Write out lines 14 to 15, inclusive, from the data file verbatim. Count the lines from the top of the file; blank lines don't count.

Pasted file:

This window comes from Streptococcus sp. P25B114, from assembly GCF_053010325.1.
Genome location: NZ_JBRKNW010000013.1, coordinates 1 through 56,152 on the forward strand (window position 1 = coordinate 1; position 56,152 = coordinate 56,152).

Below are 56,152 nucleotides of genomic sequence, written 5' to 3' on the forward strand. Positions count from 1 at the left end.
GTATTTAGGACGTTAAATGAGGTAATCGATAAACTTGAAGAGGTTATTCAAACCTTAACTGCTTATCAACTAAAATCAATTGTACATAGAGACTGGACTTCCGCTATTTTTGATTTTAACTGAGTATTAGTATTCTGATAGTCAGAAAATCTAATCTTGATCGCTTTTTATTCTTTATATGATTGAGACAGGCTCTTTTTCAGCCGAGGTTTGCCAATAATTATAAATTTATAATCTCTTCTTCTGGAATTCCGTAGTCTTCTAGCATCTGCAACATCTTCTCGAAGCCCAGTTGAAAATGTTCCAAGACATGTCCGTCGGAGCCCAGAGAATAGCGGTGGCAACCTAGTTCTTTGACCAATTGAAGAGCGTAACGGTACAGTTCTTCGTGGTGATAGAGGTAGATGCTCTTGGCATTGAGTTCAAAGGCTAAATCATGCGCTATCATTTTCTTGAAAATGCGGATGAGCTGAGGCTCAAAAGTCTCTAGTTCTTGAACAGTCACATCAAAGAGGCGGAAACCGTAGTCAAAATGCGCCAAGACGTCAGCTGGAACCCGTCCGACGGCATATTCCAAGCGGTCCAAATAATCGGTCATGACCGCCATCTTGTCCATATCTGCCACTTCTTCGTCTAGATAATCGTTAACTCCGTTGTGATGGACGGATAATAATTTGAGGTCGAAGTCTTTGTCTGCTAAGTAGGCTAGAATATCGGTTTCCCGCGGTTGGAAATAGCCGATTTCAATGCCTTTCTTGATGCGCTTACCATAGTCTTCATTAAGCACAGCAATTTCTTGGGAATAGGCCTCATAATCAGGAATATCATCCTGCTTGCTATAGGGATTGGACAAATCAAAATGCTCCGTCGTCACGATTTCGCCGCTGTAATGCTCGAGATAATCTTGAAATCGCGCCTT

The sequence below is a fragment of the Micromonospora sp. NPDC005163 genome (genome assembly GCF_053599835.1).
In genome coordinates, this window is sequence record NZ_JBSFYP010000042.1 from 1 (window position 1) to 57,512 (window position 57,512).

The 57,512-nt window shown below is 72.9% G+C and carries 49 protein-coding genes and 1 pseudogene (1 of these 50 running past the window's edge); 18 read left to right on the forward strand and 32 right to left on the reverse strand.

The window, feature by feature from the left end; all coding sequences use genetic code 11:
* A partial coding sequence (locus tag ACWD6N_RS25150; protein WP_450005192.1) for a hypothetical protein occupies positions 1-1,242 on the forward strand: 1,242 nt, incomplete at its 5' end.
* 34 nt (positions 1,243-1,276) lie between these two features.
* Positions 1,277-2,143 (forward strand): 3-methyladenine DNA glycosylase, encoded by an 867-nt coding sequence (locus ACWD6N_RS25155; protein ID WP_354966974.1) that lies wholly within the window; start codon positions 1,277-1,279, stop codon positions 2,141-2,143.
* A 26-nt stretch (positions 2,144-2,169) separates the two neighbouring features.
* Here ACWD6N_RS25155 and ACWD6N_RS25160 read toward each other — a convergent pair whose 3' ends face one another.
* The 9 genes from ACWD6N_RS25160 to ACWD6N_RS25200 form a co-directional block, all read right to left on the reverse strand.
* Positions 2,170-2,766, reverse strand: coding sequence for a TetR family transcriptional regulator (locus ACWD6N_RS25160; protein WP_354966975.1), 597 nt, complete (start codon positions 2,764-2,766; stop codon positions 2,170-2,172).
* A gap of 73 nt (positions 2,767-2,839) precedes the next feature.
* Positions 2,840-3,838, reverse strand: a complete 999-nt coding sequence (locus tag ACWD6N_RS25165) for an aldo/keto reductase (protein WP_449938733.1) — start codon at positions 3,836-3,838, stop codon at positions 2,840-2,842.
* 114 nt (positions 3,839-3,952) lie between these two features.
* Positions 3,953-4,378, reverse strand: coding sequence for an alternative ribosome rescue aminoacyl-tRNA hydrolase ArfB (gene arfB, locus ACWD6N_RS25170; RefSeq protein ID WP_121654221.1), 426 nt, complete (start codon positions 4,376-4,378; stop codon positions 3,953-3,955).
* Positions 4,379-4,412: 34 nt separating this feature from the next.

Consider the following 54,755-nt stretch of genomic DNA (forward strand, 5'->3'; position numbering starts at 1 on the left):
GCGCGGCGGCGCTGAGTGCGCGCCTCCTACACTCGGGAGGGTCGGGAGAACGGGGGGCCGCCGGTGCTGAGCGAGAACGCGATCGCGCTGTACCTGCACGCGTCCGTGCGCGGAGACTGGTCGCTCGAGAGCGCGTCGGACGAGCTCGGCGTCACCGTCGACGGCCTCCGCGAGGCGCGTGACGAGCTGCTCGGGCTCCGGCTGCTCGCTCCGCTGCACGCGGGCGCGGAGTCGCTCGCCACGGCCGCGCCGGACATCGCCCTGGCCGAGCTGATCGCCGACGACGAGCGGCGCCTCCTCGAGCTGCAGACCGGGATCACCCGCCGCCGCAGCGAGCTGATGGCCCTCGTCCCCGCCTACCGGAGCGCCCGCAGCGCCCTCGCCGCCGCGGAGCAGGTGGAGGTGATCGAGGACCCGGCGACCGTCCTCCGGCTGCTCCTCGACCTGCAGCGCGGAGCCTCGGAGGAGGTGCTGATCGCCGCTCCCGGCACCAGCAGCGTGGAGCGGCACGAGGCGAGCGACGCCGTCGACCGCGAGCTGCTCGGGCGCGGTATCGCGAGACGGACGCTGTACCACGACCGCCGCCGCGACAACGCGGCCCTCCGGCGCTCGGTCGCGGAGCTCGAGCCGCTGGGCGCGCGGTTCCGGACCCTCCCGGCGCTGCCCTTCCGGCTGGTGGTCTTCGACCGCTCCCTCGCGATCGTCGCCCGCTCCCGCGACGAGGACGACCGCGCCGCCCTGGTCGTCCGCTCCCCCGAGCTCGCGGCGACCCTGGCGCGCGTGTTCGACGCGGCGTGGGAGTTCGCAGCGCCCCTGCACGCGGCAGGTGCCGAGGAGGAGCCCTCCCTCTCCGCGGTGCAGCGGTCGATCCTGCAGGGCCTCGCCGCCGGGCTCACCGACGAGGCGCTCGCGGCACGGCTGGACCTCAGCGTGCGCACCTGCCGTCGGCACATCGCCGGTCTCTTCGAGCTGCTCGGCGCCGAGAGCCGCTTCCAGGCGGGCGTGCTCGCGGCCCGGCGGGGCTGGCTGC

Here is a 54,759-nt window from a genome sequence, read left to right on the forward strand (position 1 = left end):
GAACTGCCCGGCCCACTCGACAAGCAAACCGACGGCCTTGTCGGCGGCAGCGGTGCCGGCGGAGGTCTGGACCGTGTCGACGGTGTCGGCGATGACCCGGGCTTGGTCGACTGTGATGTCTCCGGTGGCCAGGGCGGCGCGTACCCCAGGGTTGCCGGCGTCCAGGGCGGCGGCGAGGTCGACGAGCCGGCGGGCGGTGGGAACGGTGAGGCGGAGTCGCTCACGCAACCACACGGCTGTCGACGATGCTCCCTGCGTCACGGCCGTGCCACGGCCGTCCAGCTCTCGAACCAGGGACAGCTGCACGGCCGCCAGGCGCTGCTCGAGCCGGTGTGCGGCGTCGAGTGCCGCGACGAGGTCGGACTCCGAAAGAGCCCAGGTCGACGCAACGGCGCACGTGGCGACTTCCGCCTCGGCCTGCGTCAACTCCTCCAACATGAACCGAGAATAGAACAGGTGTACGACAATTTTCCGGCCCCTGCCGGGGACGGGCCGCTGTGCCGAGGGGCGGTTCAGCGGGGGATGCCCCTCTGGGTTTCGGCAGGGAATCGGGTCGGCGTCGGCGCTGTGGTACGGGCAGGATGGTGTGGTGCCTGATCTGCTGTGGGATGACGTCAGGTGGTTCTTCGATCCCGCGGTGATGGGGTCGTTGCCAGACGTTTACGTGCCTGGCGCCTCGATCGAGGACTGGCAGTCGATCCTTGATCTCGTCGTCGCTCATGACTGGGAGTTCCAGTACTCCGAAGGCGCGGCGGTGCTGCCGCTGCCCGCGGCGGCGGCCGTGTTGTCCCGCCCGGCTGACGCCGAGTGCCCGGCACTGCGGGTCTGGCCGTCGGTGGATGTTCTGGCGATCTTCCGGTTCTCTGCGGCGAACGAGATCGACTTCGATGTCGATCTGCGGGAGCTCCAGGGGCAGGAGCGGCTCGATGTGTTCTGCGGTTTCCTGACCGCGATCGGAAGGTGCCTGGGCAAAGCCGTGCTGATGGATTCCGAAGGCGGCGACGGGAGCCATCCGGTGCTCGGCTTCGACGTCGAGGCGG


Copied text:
* The 9 genes from ACWD6N_RS25160 to ACWD6N_RS25200 form a co-directional block, all read right to left on the reverse strand.
* Positions 2,170-2,766, reverse strand: coding sequence for a TetR family transcriptional regulator (locus ACWD6N_RS25160; protein WP_354966975.1), 597 nt, complete (start codon positions 2,764-2,766; stop codon positions 2,170-2,172).